Researchers report high rate of atrial fibrillation after central retinal artery occlusion
USA: Patients with central retinal artery occlusion (CRAO) have a higher rate of atrial fibrillation (AF) as detected by using long-term cardiac monitoring, researchers report in Stroke -- the official publication of the American Heart Association. The higher rate of AF in CRAO patients was comparable to stroke patients.
Central retinal artery occlusion is a form of acute ischemic stroke that can cause sudden, irreversible blindness. Brian Mac Grory, Duke University School of Medicine, Durham, NC, and colleagues aimed to determine the proportion of patients in whom atrial fibrillation is detected by extended cardiac monitoring after CRAO.
For this purpose, the researchers performed a retrospective, observational cohort study. They used data from the Optum deidentified electronic health record of 30.8 million people cross-referenced with the Medtronic CareLink database of 2.7 million people with cardiac monitoring devices in situ. The patients were enrolled in 3 groups: (1) CRAO, (2) cerebral ischemic stroke, and (3) age-, sex-, and comorbidity-matched controls.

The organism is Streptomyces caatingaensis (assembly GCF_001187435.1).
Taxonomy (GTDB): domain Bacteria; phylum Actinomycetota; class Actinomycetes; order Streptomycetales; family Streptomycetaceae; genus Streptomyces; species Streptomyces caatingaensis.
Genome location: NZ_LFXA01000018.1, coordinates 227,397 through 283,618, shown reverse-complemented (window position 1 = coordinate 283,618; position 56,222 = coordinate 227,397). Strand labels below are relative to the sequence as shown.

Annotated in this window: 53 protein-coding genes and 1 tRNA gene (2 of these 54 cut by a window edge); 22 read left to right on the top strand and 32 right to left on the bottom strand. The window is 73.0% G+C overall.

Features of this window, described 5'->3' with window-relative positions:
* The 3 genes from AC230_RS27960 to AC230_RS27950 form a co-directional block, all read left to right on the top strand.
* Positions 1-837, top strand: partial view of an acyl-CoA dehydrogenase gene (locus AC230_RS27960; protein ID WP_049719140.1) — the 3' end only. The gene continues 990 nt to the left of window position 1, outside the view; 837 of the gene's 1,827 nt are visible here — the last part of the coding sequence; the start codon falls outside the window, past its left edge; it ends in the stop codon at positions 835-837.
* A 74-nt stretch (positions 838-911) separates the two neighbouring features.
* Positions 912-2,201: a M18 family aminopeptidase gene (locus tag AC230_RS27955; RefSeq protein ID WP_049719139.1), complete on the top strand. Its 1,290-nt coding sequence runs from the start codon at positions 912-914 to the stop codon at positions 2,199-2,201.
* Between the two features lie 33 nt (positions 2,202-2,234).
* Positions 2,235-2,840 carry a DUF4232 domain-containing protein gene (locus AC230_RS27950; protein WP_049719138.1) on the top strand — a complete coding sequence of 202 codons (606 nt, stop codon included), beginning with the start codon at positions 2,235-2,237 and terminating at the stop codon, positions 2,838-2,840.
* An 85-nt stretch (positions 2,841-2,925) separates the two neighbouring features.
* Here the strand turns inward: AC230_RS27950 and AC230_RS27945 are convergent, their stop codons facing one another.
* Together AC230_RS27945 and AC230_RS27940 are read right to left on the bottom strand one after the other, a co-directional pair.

The primary endpoint was the detection of new AF -- defined as ≥2 minutes of AF detected on a cardiac monitoring device.
The team reviewed 884 431 patient records in common between the two databases to identify 100 patients with CRAO, 6559 with ischemic stroke, and 1000 matched controls.
Based on the study, the researchers found that:
- After CRAO, the cumulative incidence of new AF at 2 years was 49.6%.
- Patients with CRAO had a higher rate of AF than controls (hazard ratio, 1.64) and a comparable rate to patients with stroke (hazard ratio, 1.01).
- CRAO was associated with a higher incidence of new stroke compared with matched controls (hazard ratio, 2.85).
"The rate of AF detection after CRAO is higher than that seen in age-, sex-, and comorbidity-matched controls and comparable to that seen after ischemic cerebral stroke," wrote the authors. "Paroxysmal AF should be considered as part of the differential etiology of CRAO, and those patients may benefit from long-term cardiac monitoring."
The study titled, "Detection of Atrial Fibrillation After Central Retinal Artery Occlusion," is published in the AHA journal Stroke.